Conservationists and farmers are celebrating the best breeding season to date for Wessex's Stone Curlews. Figures released by the RSPB confirm that 136 pairs of Stone Curlew bred across Wessex in 2010, successfully raising 97 young.
Nick Adams, RSPB Wessex Stone Curlew Project Officer, said: "Since I started working with Stone Curlews in 2005, I've seen the number of breeding pairs in Wessex increase from 93 to 136, a great testament to a lot of hard work, not least by the many farmers who made space for the birds on their land and in their crops."
Stone Curlew, undisclosed site, Suffolk (Photo: Willie)
"Although the birds have increased, the bulk of the population has confined itself to a few core areas, some of which seemed to be bursting at the seams. So it was a truly magical moment for me this year to watch a Stone Curlew slowly walk up to and sit on its nest on the Marlborough Downs. This is the first confirmed breeding attempt that we are aware of in 34 years on this huge area of chalk downland. It's a major step towards a sustainable Stone Curlew population in Wiltshire."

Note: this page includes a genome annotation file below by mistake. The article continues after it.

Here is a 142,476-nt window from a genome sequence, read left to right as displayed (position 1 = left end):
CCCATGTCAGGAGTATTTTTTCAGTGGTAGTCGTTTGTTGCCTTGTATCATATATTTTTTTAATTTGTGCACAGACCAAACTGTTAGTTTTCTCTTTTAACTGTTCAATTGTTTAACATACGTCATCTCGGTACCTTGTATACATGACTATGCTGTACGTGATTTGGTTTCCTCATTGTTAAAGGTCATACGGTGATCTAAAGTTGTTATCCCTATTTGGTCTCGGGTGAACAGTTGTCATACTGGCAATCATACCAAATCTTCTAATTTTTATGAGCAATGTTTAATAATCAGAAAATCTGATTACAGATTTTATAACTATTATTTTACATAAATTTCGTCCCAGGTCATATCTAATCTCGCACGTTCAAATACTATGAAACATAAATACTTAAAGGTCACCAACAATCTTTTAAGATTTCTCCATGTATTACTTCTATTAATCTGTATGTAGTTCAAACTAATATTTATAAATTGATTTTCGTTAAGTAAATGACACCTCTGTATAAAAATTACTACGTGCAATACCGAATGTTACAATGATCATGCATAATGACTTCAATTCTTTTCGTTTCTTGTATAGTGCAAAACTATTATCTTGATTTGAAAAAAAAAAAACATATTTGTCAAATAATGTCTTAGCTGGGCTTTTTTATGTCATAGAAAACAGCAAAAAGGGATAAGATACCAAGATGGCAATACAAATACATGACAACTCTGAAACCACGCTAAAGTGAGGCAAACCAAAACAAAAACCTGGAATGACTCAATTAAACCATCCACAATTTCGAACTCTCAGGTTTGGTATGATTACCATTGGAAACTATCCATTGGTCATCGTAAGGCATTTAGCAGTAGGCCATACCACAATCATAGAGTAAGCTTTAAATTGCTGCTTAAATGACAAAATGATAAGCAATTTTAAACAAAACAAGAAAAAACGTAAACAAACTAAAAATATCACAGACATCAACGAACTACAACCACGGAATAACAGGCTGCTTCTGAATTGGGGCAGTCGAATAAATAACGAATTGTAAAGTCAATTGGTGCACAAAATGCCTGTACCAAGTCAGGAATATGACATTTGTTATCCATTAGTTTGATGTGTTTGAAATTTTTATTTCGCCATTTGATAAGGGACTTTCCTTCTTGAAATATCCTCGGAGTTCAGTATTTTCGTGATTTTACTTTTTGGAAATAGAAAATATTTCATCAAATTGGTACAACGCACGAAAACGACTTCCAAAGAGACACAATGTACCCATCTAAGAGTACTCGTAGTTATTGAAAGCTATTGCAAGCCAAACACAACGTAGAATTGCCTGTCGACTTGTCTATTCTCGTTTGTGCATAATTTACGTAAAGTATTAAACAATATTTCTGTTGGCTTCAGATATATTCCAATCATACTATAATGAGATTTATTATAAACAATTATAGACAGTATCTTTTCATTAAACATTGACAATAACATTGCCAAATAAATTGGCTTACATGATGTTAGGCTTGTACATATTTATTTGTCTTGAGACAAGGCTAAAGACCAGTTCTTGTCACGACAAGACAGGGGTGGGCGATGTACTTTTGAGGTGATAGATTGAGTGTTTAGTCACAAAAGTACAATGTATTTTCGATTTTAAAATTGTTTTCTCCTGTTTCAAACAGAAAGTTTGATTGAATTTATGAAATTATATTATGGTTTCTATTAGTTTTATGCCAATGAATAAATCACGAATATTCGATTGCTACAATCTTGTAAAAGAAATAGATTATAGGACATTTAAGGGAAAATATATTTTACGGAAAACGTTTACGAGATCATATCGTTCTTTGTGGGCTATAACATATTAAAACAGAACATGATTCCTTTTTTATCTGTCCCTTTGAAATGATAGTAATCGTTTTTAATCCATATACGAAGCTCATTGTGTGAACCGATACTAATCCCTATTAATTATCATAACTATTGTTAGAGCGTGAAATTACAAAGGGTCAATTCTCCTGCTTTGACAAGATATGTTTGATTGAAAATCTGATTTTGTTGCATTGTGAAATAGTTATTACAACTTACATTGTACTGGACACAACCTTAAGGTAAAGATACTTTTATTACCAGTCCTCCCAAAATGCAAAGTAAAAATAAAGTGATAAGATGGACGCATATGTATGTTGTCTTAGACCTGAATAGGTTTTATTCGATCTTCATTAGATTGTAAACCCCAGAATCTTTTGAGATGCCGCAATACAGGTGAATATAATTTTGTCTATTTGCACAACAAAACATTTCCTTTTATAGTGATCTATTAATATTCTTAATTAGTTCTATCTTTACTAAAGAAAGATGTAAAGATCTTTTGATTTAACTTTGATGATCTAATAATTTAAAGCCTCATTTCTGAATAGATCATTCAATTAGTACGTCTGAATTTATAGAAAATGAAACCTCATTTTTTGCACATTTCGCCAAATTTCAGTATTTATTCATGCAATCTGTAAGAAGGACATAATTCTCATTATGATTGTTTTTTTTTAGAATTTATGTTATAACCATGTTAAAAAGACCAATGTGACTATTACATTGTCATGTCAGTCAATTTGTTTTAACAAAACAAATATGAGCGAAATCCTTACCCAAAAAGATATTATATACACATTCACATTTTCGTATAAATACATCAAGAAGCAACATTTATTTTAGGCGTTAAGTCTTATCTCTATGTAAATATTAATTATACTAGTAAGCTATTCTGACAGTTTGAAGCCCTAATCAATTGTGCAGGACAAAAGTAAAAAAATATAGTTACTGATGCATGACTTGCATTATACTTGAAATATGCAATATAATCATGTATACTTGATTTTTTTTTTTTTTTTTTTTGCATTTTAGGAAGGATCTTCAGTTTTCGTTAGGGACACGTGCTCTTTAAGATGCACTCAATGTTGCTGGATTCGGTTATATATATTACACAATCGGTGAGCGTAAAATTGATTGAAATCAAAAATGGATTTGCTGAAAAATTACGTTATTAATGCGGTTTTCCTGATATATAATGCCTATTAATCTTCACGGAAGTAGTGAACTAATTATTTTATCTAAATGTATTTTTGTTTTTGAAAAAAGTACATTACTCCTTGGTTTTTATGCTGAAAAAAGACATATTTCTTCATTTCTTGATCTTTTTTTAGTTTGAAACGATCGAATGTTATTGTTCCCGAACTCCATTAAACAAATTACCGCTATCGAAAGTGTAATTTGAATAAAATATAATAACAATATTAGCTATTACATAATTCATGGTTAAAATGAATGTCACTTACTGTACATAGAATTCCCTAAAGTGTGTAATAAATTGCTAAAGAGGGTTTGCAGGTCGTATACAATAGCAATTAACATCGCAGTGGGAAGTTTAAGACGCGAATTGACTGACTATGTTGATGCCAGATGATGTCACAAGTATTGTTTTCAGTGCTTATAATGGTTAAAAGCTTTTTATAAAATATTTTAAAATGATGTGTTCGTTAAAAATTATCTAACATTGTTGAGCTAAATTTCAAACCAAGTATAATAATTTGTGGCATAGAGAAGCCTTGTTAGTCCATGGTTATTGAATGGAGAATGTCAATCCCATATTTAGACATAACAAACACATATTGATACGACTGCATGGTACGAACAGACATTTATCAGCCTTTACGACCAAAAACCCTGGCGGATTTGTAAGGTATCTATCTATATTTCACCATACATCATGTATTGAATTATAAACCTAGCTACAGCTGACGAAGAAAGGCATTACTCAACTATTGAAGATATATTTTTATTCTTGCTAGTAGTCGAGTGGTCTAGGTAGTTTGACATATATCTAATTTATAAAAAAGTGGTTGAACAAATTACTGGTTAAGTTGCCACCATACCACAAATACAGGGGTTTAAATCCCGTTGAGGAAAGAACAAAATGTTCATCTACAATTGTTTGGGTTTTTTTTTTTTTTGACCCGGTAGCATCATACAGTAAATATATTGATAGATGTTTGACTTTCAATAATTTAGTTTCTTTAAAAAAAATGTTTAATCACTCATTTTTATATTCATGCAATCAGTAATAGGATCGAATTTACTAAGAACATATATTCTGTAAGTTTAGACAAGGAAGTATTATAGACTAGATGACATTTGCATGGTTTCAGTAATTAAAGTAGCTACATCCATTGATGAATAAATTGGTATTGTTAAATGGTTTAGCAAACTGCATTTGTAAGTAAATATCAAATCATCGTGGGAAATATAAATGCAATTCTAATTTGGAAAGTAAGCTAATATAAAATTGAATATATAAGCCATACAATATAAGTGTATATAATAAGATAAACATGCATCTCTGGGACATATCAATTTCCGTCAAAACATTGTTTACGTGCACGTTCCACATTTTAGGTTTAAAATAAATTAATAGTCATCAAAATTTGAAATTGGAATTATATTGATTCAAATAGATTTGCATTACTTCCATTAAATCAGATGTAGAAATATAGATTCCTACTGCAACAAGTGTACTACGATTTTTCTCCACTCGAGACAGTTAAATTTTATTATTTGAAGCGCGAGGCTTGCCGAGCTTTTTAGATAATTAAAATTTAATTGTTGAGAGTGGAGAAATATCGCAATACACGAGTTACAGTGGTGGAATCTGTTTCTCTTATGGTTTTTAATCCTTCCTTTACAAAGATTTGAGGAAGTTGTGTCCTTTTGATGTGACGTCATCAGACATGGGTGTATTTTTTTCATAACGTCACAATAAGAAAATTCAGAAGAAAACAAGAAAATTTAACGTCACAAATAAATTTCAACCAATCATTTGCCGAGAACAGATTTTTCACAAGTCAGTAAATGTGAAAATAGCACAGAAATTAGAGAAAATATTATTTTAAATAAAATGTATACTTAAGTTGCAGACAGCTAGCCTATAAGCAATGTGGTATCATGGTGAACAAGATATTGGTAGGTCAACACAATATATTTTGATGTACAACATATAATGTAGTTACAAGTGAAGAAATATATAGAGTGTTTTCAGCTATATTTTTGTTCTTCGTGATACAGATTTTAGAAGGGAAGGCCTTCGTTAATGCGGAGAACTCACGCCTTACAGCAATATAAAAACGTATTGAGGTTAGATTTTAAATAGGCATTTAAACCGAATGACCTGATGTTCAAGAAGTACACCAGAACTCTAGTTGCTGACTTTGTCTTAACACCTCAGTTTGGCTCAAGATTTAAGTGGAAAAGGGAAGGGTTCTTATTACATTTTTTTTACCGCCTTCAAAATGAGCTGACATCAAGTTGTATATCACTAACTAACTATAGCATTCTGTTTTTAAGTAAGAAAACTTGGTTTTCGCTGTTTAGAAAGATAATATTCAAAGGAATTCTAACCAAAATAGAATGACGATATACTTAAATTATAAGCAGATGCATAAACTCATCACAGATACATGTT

Adult Stone Curlew sitting on eggs at its nest on a plot managed specially for it. Winterbourne Downs RSPB reserve, Wiltshire, July 2009. (Photo: Andy Hay (rspb-images.com).)
Paul Buckley, Senior Conservation Officer, added: "The growing success of our Stone Curlew project is evidence that conservation really can deliver results, if conducted with a long-term perspective and involving all relevant sectors of society. The RSPB has been working in Wessex for more than 30 years with farmers and landowners, the military and local communities. We launched our Wiltshire Chalk Country Futurescapes programme two years ago, with the aiming of ensuring the survival of Stone Curlew and other charismatic species of the Wessex Downs in perpetuity. By working in partnership, we aim to link the chalk grasslands and traditional farming landscapes occupied by this magnificent bird so that future generations can continue to enjoy its evocative presence."
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